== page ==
Growing up you believe the world is meant to be the way it is. The older I get the more I realise that this is not the case. The world is full of injustices and atrocities that governments and the voice of faith expect us to accept, though with each passing year they grow fewer and fewer, at least one would hope. I have created this blog as a space for me to rant about all things science, politics, philosophy and religion, before it’s too late and the vessel of new atheism propelled by a growing surge in secularism solves all of the world’s problems for good.

Tuesday, 10 May 2011

Next stop, farming our own organs!

A group of researchers from Columbia University have repaired a damage heart by coaxing it to re-grow its own tissue. This study is also more proof of how useful and important stem cells are in medical research, and their potential to save lives.

The Proceedings of the National Academy of Science (PNAS) said in a release about the study:

[The researchers] filled the scaffold with human mesenchymal progenitors (stem cells that can differentiate into many cell types) and then applied the patches to damaged heart tissue. The patches promoted the growth of new blood vessels and released proteins that stimulated the native tissue to repair itself. Moreover, the team also used this controllable platform to identify the signaling mechanisms involved in the repair process, and expand our knowledge about the role of cells and scaffold design on heart repair.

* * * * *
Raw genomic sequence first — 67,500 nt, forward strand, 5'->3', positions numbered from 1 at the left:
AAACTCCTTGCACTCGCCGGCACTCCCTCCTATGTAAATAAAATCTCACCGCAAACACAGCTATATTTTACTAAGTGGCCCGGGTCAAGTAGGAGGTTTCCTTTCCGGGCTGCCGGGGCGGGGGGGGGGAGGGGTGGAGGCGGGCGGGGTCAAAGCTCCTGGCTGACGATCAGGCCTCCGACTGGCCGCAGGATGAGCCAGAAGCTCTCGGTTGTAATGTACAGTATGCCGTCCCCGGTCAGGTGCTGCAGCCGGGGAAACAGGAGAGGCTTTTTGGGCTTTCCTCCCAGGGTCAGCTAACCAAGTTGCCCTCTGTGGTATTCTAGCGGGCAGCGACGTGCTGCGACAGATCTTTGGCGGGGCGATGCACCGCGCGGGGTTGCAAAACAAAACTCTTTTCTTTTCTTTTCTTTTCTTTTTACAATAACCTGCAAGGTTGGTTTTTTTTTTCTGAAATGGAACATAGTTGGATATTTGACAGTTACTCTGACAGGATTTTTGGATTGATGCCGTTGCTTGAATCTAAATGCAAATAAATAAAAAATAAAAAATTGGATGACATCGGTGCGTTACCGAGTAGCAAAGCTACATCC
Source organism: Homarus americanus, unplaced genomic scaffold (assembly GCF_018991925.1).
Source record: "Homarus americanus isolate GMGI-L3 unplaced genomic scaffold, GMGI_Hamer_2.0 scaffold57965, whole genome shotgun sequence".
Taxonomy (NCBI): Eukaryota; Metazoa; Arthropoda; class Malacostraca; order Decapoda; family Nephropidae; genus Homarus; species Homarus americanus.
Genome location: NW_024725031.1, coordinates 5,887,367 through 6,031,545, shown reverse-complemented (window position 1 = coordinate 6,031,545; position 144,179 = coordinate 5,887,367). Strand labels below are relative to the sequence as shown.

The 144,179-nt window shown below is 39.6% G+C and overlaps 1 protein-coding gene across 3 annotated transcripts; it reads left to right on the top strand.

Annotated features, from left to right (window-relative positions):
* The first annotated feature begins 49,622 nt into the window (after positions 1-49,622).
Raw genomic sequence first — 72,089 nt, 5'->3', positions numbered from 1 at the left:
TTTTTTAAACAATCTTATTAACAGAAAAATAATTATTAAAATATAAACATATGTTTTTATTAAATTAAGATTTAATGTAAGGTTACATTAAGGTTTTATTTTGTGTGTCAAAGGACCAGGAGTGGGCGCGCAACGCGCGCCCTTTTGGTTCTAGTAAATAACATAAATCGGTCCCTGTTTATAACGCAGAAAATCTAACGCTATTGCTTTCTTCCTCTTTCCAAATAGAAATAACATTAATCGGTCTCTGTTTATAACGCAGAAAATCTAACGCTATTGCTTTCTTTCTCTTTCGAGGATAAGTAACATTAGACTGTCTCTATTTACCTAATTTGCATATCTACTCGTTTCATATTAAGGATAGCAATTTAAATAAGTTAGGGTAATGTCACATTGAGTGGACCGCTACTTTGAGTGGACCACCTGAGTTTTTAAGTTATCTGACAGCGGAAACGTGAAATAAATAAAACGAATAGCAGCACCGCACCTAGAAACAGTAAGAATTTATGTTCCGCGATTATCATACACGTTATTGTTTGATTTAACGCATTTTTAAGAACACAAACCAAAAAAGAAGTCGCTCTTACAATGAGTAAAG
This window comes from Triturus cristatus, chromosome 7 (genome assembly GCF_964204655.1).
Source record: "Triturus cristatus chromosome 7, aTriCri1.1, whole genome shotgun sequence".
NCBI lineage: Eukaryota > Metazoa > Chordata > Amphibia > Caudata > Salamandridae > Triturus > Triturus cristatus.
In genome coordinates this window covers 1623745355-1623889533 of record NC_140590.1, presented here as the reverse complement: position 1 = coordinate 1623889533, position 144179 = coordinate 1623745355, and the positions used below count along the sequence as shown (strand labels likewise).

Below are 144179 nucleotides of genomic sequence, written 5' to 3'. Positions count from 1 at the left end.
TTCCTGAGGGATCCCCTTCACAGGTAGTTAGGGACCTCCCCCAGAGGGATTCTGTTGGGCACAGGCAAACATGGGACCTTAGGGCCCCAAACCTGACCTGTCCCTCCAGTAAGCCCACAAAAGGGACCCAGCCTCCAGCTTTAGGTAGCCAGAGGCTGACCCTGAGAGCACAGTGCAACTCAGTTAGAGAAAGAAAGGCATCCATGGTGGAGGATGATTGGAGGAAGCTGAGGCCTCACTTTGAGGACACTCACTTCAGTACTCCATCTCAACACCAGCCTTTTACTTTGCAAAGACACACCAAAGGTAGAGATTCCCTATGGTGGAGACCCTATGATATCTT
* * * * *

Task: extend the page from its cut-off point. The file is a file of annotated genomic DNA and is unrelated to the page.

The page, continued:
"It really is encouraging to make progress with 'instructing' cells to form human tissues by providing them with the right environments," noted Dr. Vunjak-Novakovic. "The cells are the real 'tissue engineers'-we only design the environments so they can do their work. Because these environments need to mimic the native developmental milieu, the progress in the field is really driven by the interdisciplinary work of bioengineers, stem cell biologists, and clinicians. By enabling regeneration and replacement of our damaged tissues, we can help people live longer and better."
The published study via PNAS

This study is just another big step towards being able to re-grow our own organs, and who knows, one day we may even be able to grow and store our own organ replacements in advance to medical issues. Bring on the future.

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